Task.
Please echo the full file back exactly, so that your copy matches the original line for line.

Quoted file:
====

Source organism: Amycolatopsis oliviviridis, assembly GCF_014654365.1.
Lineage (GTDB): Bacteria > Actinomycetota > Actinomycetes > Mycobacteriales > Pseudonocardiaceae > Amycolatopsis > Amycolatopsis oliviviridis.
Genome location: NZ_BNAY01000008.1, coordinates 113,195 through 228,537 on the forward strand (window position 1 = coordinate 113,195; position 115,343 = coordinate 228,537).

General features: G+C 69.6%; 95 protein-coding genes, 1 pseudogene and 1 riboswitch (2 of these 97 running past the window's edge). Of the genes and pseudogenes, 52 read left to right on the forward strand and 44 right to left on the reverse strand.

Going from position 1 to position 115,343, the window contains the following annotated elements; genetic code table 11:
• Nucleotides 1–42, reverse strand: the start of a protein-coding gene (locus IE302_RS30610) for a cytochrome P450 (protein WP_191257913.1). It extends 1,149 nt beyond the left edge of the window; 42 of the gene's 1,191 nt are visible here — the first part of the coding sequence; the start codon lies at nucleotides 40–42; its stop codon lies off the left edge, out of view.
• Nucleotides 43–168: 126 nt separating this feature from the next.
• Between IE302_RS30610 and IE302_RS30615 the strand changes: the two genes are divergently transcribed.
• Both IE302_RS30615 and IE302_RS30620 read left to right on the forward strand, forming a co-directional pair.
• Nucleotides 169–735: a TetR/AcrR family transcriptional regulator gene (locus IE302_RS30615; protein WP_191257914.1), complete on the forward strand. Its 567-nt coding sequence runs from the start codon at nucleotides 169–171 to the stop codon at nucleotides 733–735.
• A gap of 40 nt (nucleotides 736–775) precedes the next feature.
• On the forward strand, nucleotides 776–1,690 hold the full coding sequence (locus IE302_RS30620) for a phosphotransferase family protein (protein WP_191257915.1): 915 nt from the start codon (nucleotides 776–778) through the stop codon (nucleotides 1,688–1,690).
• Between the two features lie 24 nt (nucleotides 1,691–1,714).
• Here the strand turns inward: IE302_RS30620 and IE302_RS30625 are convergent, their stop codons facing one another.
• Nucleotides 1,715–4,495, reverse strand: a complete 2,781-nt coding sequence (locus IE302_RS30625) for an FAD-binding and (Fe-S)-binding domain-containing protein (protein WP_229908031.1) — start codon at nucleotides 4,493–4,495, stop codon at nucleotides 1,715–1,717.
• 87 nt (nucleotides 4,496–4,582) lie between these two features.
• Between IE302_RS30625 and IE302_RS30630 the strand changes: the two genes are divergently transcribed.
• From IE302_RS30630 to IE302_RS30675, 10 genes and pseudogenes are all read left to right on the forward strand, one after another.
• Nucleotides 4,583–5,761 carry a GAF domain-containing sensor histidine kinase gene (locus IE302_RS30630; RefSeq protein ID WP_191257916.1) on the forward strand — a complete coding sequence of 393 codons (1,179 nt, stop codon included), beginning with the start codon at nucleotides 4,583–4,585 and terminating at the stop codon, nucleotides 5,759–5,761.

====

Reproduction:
Source organism: Amycolatopsis oliviviridis, assembly GCF_014654365.1.
Lineage (GTDB): Bacteria > Actinomycetota > Actinomycetes > Mycobacteriales > Pseudonocardiaceae > Amycolatopsis > Amycolatopsis oliviviridis.
Genome location: NZ_BNAY01000008.1, coordinates 113,195 through 228,537 on the forward strand (window position 1 = coordinate 113,195; position 115,343 = coordinate 228,537).

General features: G+C 69.6%; 95 protein-coding genes, 1 pseudogene and 1 riboswitch (2 of these 97 running past the window's edge). Of the genes and pseudogenes, 52 read left to right on the forward strand and 44 right to left on the reverse strand.

Going from position 1 to position 115,343, the window contains the following annotated elements; genetic code table 11:
• Nucleotides 1–42, reverse strand: the start of a protein-coding gene (locus IE302_RS30610) for a cytochrome P450 (protein WP_191257913.1). It extends 1,149 nt beyond the left edge of the window; 42 of the gene's 1,191 nt are visible here — the first part of the coding sequence; the start codon lies at nucleotides 40–42; its stop codon lies off the left edge, out of view.
• Nucleotides 43–168: 126 nt separating this feature from the next.
• Between IE302_RS30610 and IE302_RS30615 the strand changes: the two genes are divergently transcribed.
• Both IE302_RS30615 and IE302_RS30620 read left to right on the forward strand, forming a co-directional pair.
• Nucleotides 169–735: a TetR/AcrR family transcriptional regulator gene (locus IE302_RS30615; protein WP_191257914.1), complete on the forward strand. Its 567-nt coding sequence runs from the start codon at nucleotides 169–171 to the stop codon at nucleotides 733–735.
• A gap of 40 nt (nucleotides 736–775) precedes the next feature.
• On the forward strand, nucleotides 776–1,690 hold the full coding sequence (locus IE302_RS30620) for a phosphotransferase family protein (protein WP_191257915.1): 915 nt from the start codon (nucleotides 776–778) through the stop codon (nucleotides 1,688–1,690).
• Between the two features lie 24 nt (nucleotides 1,691–1,714).
• Here the strand turns inward: IE302_RS30620 and IE302_RS30625 are convergent, their stop codons facing one another.
• Nucleotides 1,715–4,495, reverse strand: a complete 2,781-nt coding sequence (locus IE302_RS30625) for an FAD-binding and (Fe-S)-binding domain-containing protein (protein WP_229908031.1) — start codon at nucleotides 4,493–4,495, stop codon at nucleotides 1,715–1,717.
• 87 nt (nucleotides 4,496–4,582) lie between these two features.
• Between IE302_RS30625 and IE302_RS30630 the strand changes: the two genes are divergently transcribed.
• From IE302_RS30630 to IE302_RS30675, 10 genes and pseudogenes are all read left to right on the forward strand, one after another.
• Nucleotides 4,583–5,761 carry a GAF domain-containing sensor histidine kinase gene (locus IE302_RS30630; RefSeq protein ID WP_191257916.1) on the forward strand — a complete coding sequence of 393 codons (1,179 nt, stop codon included), beginning with the start codon at nucleotides 4,583–4,585 and terminating at the stop codon, nucleotides 5,759–5,761.